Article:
- Manufacturing services with facilities operating at 25% of listed occupancy
- Gyms and other exercise facilities operating at 25% of listed occupancy (locker rooms and shower facilities remain closed)
Other “reopened services” include:
- Golf course operations
- Local government operations, as determined by the local government
- Additional services to be enumerated by the governor in the future
Schools across Texas remain closed through the 2019-2020 academic year. Order GA-21 permits schools to conduct graduation ceremonies and use their facilities for administrative and remote-learning purposes.
Other facilities that remain closed include bars, interactive amusement venues (such as amusement parks, arcades, and bowling alleys), massage establishments, and tattoo and piercing studios. The order also keeps in place prohibitions on non-essential visits to nursing homes, state-supported living centers, and assisted-living and long-term care facilities.
Preemption and Enforcement
Like earlier orders, Executive Order GA-21 contains a preemption provision. The order “shall supersede any conflicting order issued by local officials in response to the COVID-19 disaster,” but only to the extent such an order “restricts” or “expands” the essential services and reopened services authorized by the order or allows gatherings prohibited by the order. This provision is notable because some Texas counties and cities have imposed different levels of restrictions in response to the COVID-19 disaster. During the question-and-answer portion at a recent press conference, Governor Abbott made clear that any local ordinances or orders contradicting his Executive Order would be preempted.
The order builds in additional flexibility and softens penalties for non-compliance. For example, the order “encourage[s]” people to wear face coverings,” but also prohibits local jurisdictions from imposing civil or criminal penalties for not wearing such coverings. Similarly, the order states that while all persons should follow minimum safety protocols, those protocols “should not be used to fault those who act in good faith but can only substantially comply with the standards in light of scarce resources and other extenuating COVID-19 circumstances.”
Finally, on May 7, the Governor modified Order GA-21 to “eliminate confinement as a punishment” for violating his executive orders. Normally, under the Texas Government Code, violating an executive order is punishable by a fine of no more than $1,000, jail time of no more than 180 days, or both.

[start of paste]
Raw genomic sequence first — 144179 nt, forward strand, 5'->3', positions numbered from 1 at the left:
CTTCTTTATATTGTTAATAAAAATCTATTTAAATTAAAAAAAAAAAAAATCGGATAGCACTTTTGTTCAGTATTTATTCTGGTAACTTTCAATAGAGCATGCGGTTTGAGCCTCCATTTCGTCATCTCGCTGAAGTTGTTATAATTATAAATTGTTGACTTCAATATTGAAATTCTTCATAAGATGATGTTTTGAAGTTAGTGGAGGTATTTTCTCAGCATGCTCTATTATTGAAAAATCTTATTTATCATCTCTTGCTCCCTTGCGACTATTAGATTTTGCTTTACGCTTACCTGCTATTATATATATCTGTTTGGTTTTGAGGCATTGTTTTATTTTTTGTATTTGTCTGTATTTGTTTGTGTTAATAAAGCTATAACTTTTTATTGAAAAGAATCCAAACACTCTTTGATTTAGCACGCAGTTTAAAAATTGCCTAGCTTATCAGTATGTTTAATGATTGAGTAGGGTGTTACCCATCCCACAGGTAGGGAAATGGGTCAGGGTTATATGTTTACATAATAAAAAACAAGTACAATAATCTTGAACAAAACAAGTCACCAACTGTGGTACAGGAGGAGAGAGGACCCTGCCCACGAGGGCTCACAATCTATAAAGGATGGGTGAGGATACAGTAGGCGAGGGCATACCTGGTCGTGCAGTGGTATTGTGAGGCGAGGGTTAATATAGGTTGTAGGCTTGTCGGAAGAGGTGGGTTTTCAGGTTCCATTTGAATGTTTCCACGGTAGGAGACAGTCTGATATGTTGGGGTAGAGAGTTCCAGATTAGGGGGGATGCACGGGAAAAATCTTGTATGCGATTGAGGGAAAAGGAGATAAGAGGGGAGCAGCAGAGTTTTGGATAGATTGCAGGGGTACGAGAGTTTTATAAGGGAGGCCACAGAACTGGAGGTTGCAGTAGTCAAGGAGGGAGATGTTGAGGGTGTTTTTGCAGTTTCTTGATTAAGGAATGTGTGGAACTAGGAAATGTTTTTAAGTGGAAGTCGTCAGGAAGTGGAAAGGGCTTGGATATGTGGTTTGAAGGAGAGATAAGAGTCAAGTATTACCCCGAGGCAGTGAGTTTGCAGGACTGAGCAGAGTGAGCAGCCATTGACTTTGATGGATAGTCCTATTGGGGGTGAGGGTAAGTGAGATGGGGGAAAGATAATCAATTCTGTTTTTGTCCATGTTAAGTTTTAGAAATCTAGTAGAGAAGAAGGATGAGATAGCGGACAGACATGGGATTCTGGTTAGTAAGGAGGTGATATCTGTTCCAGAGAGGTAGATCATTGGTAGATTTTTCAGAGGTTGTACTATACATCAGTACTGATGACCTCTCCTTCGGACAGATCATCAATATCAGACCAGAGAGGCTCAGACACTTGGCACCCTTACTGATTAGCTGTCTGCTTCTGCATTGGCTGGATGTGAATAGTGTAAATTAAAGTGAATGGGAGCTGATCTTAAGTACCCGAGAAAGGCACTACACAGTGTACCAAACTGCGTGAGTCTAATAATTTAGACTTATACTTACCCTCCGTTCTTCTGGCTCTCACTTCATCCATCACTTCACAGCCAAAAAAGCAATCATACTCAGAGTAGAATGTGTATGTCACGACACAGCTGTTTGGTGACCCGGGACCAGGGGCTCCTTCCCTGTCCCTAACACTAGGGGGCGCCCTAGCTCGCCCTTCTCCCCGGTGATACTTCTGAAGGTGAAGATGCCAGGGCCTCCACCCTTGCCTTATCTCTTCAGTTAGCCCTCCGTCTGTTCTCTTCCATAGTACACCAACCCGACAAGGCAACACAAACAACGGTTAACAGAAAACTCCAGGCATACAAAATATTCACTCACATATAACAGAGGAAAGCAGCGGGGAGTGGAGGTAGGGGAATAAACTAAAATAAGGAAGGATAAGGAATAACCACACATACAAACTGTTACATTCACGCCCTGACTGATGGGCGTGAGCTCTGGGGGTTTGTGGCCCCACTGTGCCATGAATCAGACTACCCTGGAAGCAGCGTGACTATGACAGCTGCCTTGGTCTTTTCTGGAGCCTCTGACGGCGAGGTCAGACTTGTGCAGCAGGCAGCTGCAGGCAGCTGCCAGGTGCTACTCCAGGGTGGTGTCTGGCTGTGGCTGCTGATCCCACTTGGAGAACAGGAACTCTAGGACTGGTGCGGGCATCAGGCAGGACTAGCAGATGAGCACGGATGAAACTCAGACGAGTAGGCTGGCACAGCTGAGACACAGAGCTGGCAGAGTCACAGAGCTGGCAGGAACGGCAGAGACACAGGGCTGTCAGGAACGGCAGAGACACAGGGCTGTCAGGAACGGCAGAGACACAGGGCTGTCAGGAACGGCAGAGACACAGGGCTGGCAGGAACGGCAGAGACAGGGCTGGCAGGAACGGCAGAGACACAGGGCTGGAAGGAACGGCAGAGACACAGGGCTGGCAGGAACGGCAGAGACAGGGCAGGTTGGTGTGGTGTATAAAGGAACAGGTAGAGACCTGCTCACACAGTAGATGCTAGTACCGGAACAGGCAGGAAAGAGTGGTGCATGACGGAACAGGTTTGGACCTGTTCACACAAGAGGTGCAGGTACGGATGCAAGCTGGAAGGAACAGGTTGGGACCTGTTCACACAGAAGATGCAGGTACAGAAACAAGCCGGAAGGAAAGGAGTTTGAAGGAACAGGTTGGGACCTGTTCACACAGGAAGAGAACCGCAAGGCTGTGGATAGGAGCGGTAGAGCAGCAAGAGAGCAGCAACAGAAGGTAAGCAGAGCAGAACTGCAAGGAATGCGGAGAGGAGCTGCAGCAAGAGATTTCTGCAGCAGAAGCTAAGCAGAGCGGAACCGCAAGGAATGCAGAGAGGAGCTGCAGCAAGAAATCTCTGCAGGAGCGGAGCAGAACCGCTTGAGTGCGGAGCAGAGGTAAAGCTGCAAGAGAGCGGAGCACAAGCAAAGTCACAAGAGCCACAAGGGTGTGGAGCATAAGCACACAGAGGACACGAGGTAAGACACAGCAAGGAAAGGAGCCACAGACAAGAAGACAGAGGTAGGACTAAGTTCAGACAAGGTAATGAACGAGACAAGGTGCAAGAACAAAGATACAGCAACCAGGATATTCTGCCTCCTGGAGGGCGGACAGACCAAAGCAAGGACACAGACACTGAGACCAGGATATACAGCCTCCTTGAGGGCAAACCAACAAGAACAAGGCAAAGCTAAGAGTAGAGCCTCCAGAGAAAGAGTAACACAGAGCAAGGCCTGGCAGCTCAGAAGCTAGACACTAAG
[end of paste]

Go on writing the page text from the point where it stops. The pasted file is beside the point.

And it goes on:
Executive Order GA-21 went into effect immediately upon issuance, and will remain in effect through May 19, 2020, subject to further extension or modification.
Texans Helping Texans
On April 27, Governor Abbott released Texans Helping Texans: The Governor’s Report to Open Texas, a 64-page document providing guidance regarding the implementation of Phase 1 of the Open Texas plan. The beginning of the Texans Helping Texans report describes special guidance for Texans over age 65; general guidance for all Texans; mitigation recommendations for nursing facilities; actions to increase the availability of COVID-19 testing; and a contact tracing initiative involving 1,000 employees beginning on April 27 and 4,000 employees by May 11.
The report also describes steps to reopen Texas businesses, including detailed health protocol checklists for individuals, employers, retailers, retail customers, restaurants, restaurant customers, movie theaters, movie theater customers, museums and libraries, museum and library visitors, outdoor sports participants, churches/places of worship, and single-person offices. Finally, the Texans Helping Texans report provides a list of qualifications that any Texas county must meet, in addition to having no more than five (5) COVID-19 laboratory-confirmed cases, to increase the 25% capacity threshold for certain businesses to 50%, as described in the Executive Order. Any county wishing to increase that threshold capacity must have its county judge complete an attestation form, a link to which is provided in the Texans Helping Texans report.
For more information, please contact Thomas Allen, Mark Platt, Fred Gaona, or any attorney in the Government Services practice group.